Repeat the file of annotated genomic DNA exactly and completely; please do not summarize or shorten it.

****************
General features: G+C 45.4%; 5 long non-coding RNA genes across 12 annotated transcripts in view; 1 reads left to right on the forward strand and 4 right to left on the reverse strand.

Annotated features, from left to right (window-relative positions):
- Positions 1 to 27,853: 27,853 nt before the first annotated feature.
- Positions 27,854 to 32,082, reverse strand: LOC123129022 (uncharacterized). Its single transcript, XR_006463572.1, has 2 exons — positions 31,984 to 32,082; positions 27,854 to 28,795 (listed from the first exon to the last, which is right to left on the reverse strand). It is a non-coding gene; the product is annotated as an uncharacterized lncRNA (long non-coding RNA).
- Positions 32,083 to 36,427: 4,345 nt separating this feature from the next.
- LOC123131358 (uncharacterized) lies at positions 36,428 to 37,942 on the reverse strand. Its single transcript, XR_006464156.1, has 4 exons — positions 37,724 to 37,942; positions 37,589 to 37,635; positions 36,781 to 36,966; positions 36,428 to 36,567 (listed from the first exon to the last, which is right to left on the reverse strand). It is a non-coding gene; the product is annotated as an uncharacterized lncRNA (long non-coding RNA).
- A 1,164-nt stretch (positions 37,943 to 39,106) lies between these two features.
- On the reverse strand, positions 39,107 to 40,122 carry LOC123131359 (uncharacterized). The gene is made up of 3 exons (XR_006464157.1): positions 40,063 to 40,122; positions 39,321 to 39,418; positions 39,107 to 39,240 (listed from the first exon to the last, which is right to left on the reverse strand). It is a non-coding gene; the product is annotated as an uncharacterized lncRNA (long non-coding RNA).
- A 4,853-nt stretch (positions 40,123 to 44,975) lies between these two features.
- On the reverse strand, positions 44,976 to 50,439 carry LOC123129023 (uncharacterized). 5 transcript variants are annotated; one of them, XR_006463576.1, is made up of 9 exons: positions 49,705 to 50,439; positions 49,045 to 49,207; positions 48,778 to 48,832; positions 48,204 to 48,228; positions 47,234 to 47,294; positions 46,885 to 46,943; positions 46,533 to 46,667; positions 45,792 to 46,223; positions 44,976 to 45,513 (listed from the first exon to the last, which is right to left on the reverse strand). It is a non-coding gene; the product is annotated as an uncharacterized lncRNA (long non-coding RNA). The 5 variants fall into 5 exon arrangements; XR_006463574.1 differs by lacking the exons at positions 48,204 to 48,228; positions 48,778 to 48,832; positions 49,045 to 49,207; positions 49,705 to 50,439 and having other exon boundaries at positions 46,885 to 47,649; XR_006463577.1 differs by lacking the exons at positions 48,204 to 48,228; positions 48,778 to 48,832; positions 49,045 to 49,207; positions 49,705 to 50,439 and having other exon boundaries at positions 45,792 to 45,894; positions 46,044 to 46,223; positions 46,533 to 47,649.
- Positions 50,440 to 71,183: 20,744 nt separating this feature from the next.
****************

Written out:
General features: G+C 45.4%; 5 long non-coding RNA genes across 12 annotated transcripts in view; 1 reads left to right on the forward strand and 4 right to left on the reverse strand.

Annotated features, from left to right (window-relative positions):
- Positions 1 to 27,853: 27,853 nt before the first annotated feature.
- Positions 27,854 to 32,082, reverse strand: LOC123129022 (uncharacterized). Its single transcript, XR_006463572.1, has 2 exons — positions 31,984 to 32,082; positions 27,854 to 28,795 (listed from the first exon to the last, which is right to left on the reverse strand). It is a non-coding gene; the product is annotated as an uncharacterized lncRNA (long non-coding RNA).
- Positions 32,083 to 36,427: 4,345 nt separating this feature from the next.
- LOC123131358 (uncharacterized) lies at positions 36,428 to 37,942 on the reverse strand. Its single transcript, XR_006464156.1, has 4 exons — positions 37,724 to 37,942; positions 37,589 to 37,635; positions 36,781 to 36,966; positions 36,428 to 36,567 (listed from the first exon to the last, which is right to left on the reverse strand). It is a non-coding gene; the product is annotated as an uncharacterized lncRNA (long non-coding RNA).
- A 1,164-nt stretch (positions 37,943 to 39,106) lies between these two features.
- On the reverse strand, positions 39,107 to 40,122 carry LOC123131359 (uncharacterized). The gene is made up of 3 exons (XR_006464157.1): positions 40,063 to 40,122; positions 39,321 to 39,418; positions 39,107 to 39,240 (listed from the first exon to the last, which is right to left on the reverse strand). It is a non-coding gene; the product is annotated as an uncharacterized lncRNA (long non-coding RNA).
- A 4,853-nt stretch (positions 40,123 to 44,975) lies between these two features.
- On the reverse strand, positions 44,976 to 50,439 carry LOC123129023 (uncharacterized). 5 transcript variants are annotated; one of them, XR_006463576.1, is made up of 9 exons: positions 49,705 to 50,439; positions 49,045 to 49,207; positions 48,778 to 48,832; positions 48,204 to 48,228; positions 47,234 to 47,294; positions 46,885 to 46,943; positions 46,533 to 46,667; positions 45,792 to 46,223; positions 44,976 to 45,513 (listed from the first exon to the last, which is right to left on the reverse strand). It is a non-coding gene; the product is annotated as an uncharacterized lncRNA (long non-coding RNA). The 5 variants fall into 5 exon arrangements; XR_006463574.1 differs by lacking the exons at positions 48,204 to 48,228; positions 48,778 to 48,832; positions 49,045 to 49,207; positions 49,705 to 50,439 and having other exon boundaries at positions 46,885 to 47,649; XR_006463577.1 differs by lacking the exons at positions 48,204 to 48,228; positions 48,778 to 48,832; positions 49,045 to 49,207; positions 49,705 to 50,439 and having other exon boundaries at positions 45,792 to 45,894; positions 46,044 to 46,223; positions 46,533 to 47,649.
- Positions 50,440 to 71,183: 20,744 nt separating this feature from the next.